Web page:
Changing Times

Joe Doakes from Como Park emails:

Where did Americans get the assumption that if I work in the same office with other people, they’re automatically bosom buddies entitled to know everything about my life, and entitled to regale me with humorous anecdotes about every detail of their lives?

If I wanted to know about your kid’s Cub Scout dinner last night, I would have asked.  If I wanted you to know the details of my weekend, I would have told you.

Am I a curmudgeon, or is everybody else a gasbag?  Or both?

I asked a friend who said: “Yes, you are a curmudgeon.  The other people are being sociable.  They are assuming (apparently incorrectly) that you are socially engaged with those around you.  It’s a social contract.  When trapped in an elevator or mine shaft or cube farm for 8 hours, you talk a little.  You work in a government bureaucracy, so your social contract requires even more talking, plus loafing, web surfing, coffee drinking and paper shuffling.  There are other rules the social contract.  You are not required to engage in certain topics, for example.  Although that’s where the problems tend to arise these days since under the new and improved version of the social construct you are expected to be diverse, agreeing with the Liberal mantra at every opportunity in your own unique way.  That’s something you’re no good at; hence, the curmudgeon label.  You should work from home making millions in your spare time, I see ads for those jobs every day.”

I suppose he’s right.  Only 13 years until I can retire.

Joe Doakes

I’ve become very thankful that I get to  work from home.

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5 thoughts on “Changing Times

  1. I had the pleasure of working in a dept for several years that was half chinese (a couple from taiwan the other 8 from mainland) and it was a pleasure – they showed up on time in the morning, worked nonstop until lunch, came back from lunch and worked hard til quitting time and since everyone else felt compelled to keep up it was a very quiet and very productive dept. Since the corp believed in sending people off for team building/indoctrination seminars every few months (apparently the chicoms have similar indoctrination regimens) those were the only times that any socializing occurred. It was one of the best jobs I ever had. Going back on the next job to a standard workplace where social validation is job one was very oppressive.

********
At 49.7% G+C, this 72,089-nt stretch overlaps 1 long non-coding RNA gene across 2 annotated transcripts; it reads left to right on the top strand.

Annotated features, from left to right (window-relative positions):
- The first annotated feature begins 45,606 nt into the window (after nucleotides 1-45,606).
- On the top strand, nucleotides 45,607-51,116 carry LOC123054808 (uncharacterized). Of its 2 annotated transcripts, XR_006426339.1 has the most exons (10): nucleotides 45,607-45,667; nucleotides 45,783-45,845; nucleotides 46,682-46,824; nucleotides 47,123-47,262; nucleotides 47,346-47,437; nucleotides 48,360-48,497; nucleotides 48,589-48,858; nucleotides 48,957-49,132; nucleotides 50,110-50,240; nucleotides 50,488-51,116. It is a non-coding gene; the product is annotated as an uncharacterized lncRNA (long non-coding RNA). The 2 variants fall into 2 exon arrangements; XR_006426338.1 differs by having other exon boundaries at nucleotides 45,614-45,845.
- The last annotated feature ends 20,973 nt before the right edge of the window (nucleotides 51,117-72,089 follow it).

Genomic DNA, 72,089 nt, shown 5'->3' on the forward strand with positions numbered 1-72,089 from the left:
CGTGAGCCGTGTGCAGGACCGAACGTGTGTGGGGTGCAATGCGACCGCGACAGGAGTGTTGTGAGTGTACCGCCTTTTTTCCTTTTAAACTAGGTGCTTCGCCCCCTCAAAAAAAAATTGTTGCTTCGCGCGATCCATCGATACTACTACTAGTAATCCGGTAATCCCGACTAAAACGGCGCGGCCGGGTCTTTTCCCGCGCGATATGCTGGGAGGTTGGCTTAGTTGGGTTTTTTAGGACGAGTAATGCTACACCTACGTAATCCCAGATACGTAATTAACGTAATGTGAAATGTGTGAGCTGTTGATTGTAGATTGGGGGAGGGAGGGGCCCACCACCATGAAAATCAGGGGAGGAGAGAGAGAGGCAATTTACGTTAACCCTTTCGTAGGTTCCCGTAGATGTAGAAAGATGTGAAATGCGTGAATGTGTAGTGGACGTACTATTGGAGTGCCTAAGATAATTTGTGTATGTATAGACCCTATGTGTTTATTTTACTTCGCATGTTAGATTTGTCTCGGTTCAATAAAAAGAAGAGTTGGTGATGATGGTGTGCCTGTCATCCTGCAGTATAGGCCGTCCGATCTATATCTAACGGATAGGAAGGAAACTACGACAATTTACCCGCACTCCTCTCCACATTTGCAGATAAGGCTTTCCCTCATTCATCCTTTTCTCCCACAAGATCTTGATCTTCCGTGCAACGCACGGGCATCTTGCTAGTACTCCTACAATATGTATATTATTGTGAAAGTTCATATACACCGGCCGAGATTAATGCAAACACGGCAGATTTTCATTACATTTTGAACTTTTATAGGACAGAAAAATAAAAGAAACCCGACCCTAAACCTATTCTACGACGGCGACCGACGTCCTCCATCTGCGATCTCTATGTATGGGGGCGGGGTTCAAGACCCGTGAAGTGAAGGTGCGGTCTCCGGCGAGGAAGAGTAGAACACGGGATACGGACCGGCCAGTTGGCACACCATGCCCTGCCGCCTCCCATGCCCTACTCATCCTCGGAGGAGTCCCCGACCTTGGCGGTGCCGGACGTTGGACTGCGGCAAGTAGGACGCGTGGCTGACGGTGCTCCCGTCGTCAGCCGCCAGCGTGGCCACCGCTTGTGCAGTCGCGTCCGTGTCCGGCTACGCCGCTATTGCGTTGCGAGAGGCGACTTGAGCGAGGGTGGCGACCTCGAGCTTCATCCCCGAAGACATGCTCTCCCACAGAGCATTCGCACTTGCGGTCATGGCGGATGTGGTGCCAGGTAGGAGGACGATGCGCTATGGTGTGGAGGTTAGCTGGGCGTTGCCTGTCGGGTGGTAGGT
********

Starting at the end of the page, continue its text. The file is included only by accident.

2. “I’ve become very thankful that I get to work from home.”

    Six years ago, I was forced to re-think my career objectives (nice way of saying I was fired). I will never work in an office again. If you work in an office you run the risk of having to deal with people. People, I now realize, are very flawed.

  3. Well, Big, that is true. I’ve been in my share of bad offices and have also officed at home when I worked for an Oregon based company.

    Funny though, in my current office cube farm, I am surrounded by attractive, smart young women (millennials) that all have a sense of humor. Everyone does their job, but there is some socializing and good natured teasing, that does not send them off to safe spaces.

    Some offices aren’t so bad.

  4. I work alone in a room. All my human interaction is with scientists over a closed circuit television.
    It’s great.

  5. I would think in a week or so people would discover what an a-hole you are and stop talking to you.

    Then you’d probable complain about that.

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